Intel finishes work on 64-bit Android 4.4 for x86 smartphones

Now device makers can load the OS on their products, and developers can start making applications for it

Intel smartphone reference design

Intel smartphone reference design

Intel has completed work on a 64-bit version of Android OS for x86 smartphones, and the software will be ready to load on handsets with its upcoming Atom 64-bit chip code-named Merrifield.

Intel has been making code contributions to the 64-bit version of Android 4.4 code-named KitKat. Intel has completed the kernel work, which will ensure the OS is compatible with smartphones, said an Intel spokeswoman at the International CES expo in Las Vegas.

But 64-bit Android could reach tablets first. Intel said 64-bit Android tablets powered by its Atom processor code-named Bay Trail will become available in the first half of this year. The tablets are expected to sell for as low as $150.

The code completion paves the way for device makers to load 64-bit Android and their own user interfaces on devices. A full 64-bit Android is not yet available on smartphones or tablets.

Intel also hopes developers will start writing 64-bit applications for Android smartphones running on Atom chips, the spokeswoman said.

Intel is expected to shed further light on 64-bit Android and the Merrifield chip, which is targeted at high-end smartphones, at the Mobile World Congress trade show in Barcelona next month. Intel did not talk about smartphones at CES, instead focusing on tablets, hybrids and wearable electronics.

The race to 64-bit on smartphones gained steam when Apple introduced the A7 chip in the iPhone 5S in September last year. Mobile devices can have more memory with 64-bit chips, which could indirectly speed up applications. While 64-bit chips are in most PCs today, their utility in smartphones has been debated due to limited storage and processing power available in handsets. Beyond the iPhone 5S, most of the chips that go into smartphones are 32-bit.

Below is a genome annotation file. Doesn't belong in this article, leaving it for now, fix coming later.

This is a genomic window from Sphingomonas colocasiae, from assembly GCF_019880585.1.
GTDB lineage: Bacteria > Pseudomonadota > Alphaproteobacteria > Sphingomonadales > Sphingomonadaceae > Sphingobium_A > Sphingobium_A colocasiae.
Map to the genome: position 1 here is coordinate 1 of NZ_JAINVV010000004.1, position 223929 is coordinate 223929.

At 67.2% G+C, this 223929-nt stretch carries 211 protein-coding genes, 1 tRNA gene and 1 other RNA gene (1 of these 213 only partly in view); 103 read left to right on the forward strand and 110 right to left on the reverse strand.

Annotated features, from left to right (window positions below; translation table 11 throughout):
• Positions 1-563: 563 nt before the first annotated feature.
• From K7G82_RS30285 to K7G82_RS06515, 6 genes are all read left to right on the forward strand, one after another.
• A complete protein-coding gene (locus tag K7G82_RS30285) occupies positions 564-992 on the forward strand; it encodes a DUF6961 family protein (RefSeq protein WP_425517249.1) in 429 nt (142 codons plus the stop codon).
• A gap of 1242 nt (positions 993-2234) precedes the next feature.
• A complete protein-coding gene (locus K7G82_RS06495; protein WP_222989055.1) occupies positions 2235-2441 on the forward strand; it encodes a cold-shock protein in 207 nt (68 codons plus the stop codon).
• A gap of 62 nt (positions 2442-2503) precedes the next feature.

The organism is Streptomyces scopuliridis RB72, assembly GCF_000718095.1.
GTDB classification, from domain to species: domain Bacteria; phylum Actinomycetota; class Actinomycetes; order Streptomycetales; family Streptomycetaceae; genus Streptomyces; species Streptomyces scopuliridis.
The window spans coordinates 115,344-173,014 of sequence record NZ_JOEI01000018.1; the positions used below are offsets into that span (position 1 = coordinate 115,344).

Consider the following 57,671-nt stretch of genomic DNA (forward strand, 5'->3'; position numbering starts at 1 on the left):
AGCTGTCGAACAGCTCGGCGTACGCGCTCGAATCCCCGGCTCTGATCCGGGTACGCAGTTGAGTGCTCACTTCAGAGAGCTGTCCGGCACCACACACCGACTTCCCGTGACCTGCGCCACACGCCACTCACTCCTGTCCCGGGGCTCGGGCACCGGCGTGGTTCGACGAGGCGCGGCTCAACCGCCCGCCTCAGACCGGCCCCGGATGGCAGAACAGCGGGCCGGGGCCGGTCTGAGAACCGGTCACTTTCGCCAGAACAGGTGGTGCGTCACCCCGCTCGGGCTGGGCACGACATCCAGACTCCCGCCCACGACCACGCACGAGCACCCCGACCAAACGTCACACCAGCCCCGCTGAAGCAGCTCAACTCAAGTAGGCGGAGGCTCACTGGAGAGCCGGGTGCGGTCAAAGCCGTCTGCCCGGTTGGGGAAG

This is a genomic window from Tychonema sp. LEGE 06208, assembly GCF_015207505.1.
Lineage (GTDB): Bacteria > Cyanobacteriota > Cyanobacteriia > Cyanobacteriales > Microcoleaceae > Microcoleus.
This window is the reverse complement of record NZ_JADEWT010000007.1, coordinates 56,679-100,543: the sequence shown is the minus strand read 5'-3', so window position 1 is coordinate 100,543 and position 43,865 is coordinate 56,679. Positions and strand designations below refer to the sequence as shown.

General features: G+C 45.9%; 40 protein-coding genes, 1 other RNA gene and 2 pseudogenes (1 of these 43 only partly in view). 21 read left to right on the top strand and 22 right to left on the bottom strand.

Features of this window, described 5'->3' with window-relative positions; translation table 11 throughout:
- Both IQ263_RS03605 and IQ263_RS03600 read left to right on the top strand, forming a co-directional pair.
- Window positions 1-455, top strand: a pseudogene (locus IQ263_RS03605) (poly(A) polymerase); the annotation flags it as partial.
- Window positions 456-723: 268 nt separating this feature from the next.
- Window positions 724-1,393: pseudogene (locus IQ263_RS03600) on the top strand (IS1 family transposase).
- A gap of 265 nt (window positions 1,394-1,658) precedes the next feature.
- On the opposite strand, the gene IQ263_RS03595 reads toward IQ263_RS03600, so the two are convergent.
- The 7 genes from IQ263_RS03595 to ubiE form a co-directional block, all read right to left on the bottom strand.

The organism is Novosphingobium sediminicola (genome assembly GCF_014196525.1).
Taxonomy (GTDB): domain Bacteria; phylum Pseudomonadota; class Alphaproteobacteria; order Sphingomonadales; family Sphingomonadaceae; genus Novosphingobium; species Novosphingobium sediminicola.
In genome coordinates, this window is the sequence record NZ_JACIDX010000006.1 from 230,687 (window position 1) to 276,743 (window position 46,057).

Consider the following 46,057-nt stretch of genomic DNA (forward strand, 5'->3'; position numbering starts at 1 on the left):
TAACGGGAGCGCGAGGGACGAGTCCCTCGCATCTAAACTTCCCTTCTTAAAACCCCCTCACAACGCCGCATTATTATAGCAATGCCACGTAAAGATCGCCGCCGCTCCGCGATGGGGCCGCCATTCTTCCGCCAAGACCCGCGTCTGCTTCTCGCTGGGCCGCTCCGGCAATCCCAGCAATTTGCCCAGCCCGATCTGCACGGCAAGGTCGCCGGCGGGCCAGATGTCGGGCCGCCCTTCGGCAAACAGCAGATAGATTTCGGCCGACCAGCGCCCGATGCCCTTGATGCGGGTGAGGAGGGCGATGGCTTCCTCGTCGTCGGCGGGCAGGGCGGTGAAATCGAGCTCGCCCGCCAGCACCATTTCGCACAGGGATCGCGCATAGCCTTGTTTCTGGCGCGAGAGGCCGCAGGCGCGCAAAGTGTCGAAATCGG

Intel is still trying to find its bearings in the smartphone market, which is dominated by ARM. Intel has adopted Android as the OS of choice for smartphones running on its chips, and getting to 64-bit could give the chipmaker a head start over rivals. Chip makers like Qualcomm, STMicroelectronics and others have announced ARM-based 64-bit chips, and Samsung is not far behind.

Merrifield will be made using the 22-nanometer manufacturing process. Intel in November updated its roadmap to include new smartphone chips that will start shipping in the second half of this year.

At CES Intel also said that Bay Trail tablets with a 64-bit version of Windows 8.1 will become available in the first quarter. Current Bay Trail tablets with Windows are 32-bit, and software incompatibility issues delayed 64-bit tablets. Tablets with Intel's Haswell chips already work with 64-bit Windows.

Agam Shah covers PCs, tablets, servers, chips and semiconductors for IDG News Service. Follow Agam on Twitter at @agamsh. Agam's e-mail address is agam_shah@idg.com

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Tags tabletsintelhardware systemsCES

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Agam Shah

IDG News Service
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